For an Organised Hallway, Follow These 7 Simple Steps

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For an Organised Hallway, Follow These 7 Simple Steps

Follow these rules to whip your hall into shape and say goodbye to clutter.

Fed up with falling over shoes when you walk through the door? Sick of scrabbling around fruitlessly for an umbrella? These organising rules will help you transform your hallway from a trip hazard into a gleaming model of efficiency.

 

1. Pack away off-season items

The first rule of getting your hallway organised is to think about seasonality. There’s no point in cluttering up valuable hall space with thick winter coats in summer or with sandals and beach bags in winter.
Take a good look at your cupboards or hall storage; remove anything that isn’t seasonally appropriate and store it elsewhere – under a bed, in the attic, or on top of your wardrobe. This will allow you to use your hallway space more effectively and get a clearer picture of what you need to store there.

2. Subdivide the space

Once you’ve cleared away any out-of-season items, it’s time to assess the available storage space. Large cupboards or deep shelves can seem like a good idea at first, but they can also be a shortcut to tangled disorder.
For a hallway, it can be better to divide up cupboard space instead and create smaller cubbyholes where individual items can be stored and ordered. Then you can either allocate one per family member, or allot according to item type – one for scarves, one for bags, one for shoes, and so on. Which leads on to the next step…

 

3. Share ownership of the storage

When a space starts to get messy, it can quickly escalate, as everyone assumes the clutter belongs to someone else and no-one takes responsibility for the tangled heap of scarves, hats or shoes.
To keep a hallway tidy and clutter-free, you need to share ownership of it with each member of the household. The easiest way to do this is to assign each family member a shelf and/or peg. That way, you can clearly see who’s keeping their space tidy and who’s the clutter culprit.
You won’t be able to do this with every item – it may be tidier to store all umbrellas or shopping bags together, for example – but with coats and shoes, it makes sense to give ownership.

 

4. Allocate space for mail and keys

Hallways are one of the trickiest areas in the house to organise, because the first thing you do when you walk in from outside is shed layers of clothes and belongings. Each of these items needs a dedicated home to avoid a pile of small items drifting onto surfaces.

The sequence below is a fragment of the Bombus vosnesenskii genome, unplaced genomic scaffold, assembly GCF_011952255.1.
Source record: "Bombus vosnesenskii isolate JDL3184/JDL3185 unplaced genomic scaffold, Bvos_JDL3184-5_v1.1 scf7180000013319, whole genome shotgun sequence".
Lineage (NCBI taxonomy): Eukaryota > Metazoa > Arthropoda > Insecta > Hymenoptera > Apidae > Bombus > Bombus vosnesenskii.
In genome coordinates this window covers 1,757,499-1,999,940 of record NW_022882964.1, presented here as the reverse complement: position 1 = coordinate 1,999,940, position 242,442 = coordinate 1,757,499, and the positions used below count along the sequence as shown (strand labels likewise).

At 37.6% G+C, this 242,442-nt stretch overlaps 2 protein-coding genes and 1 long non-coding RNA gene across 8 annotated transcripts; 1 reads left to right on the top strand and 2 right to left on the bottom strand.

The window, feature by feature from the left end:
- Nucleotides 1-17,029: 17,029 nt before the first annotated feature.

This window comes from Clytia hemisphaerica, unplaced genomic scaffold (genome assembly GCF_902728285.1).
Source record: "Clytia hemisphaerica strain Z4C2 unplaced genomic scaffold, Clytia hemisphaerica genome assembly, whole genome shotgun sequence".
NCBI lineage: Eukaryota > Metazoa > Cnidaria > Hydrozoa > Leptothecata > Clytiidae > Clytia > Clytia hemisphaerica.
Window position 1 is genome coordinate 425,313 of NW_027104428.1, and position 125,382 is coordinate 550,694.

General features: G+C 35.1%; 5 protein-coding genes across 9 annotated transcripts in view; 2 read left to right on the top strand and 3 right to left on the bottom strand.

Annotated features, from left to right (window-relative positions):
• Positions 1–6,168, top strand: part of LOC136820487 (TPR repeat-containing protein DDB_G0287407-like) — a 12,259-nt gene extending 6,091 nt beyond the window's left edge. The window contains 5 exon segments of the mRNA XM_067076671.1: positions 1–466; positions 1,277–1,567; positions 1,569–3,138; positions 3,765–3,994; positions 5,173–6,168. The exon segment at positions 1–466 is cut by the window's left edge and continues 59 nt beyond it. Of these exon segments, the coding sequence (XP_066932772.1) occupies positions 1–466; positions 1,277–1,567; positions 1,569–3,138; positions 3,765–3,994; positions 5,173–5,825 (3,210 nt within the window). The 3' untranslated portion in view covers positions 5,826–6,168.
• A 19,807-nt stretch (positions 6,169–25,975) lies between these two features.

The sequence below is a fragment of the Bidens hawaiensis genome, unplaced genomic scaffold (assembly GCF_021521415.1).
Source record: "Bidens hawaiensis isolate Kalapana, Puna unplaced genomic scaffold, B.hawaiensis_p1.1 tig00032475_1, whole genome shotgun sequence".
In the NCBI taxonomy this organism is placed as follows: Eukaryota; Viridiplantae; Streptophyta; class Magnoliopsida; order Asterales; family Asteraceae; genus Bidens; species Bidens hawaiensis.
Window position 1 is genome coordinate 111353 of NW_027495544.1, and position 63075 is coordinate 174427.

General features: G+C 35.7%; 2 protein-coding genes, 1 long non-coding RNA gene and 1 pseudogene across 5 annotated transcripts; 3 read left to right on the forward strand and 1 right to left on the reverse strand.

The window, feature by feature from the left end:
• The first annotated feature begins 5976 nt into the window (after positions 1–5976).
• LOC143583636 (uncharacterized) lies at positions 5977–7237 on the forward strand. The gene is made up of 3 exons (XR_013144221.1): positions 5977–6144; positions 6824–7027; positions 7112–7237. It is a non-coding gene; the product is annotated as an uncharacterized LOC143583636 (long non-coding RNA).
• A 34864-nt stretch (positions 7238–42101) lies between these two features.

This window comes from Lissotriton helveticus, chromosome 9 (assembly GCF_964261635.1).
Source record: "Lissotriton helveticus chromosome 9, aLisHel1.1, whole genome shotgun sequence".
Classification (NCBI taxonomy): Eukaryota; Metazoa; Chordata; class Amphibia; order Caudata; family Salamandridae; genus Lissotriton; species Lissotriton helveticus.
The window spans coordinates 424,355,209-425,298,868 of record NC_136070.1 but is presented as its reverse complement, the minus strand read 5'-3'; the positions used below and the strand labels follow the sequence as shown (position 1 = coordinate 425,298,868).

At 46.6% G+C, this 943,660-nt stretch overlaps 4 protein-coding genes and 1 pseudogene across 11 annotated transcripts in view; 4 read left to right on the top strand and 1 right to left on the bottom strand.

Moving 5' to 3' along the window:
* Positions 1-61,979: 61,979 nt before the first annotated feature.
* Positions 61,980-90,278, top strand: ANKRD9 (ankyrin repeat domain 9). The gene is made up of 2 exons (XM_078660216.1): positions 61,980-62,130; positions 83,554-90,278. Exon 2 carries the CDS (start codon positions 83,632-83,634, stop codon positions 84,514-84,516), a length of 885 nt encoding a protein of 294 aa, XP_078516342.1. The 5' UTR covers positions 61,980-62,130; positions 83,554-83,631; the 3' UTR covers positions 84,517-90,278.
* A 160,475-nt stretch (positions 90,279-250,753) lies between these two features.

Keys, bags, post, umbrellas, takeaway menus, pens, lip balm… Take stock of the items that usually end up on your hallway table and allocate a storage space for each one.
As well as looking visually neater, this should also make leaving the house quicker, too, as you’ll know straight away where to find your keys, wallet and phone, rather than frantically rummaging through a drawer full of clutter.

 


5. Don’t underestimate how much shoe storage you’ll need

How many pairs of shoes do you think you own? Four… Five… Ten? If you’re honest with yourself, the number is always higher than you first think and, when you multiply that by the number of people in your household, it’s clear you’re going to need some serious storage to keep them all tidy in a busy hallway.
Under-stairs solutions like the one in this image are wonderful, but equally an upright shoe cupboard or rack that runs along the length of a hallway will help contain unruly footwear.
There are two main ways to organise shoes – either by type or by owner. Choose which way seems more logical to you and stick to it, allotting a space for every pair of seasonally appropriate shoes. (The rest will be stored out of sight elsewhere in the house if you followed step one.)

 

6. Take it to the top

In a narrow hallway, you often have to go high to get extra space, as it’s usually not possible to give up floor space for deep cupboards. This might mean investing in a bespoke storage cabinet if you’re redecorating or, alternatively, getting creative with an off-the-shelf solution to extend your existing storage space.
If you have a hallway cupboard that doesn’t quite reach the ceiling, you could stack some large boxes neatly on top, or consider adding some cubbyholes above it as shown here.
Alternatively, if you have one row of hooks or pegs, add another row above or below the existing run to double up on vertical storage space. You might need a step or ladder to reach the high shelves and pegs, but these can be used for items that aren’t needed daily.

 

7. Create a telephone table

Remember the telephone table? Before cordless phones and mobiles, it was common to have a dedicated space, often in the hallway, for sitting and making calls. While there’s little need for this these days, as phone calls can happen anywhere in the house, there’s something to be said for bringing back the telephone table.
Why? Not for installing a landline, but for having a dedicated place to store and charge your phone in the hallway, and one central place to keep all chargers and cables neatly stored. This has the added benefit of helping to cut down on idle screen time and constant phone checking, which can happen when you carry your phone around the house with you.

Source: Victoria Harrison, Editor, Houzz UK & Ireland, Houzz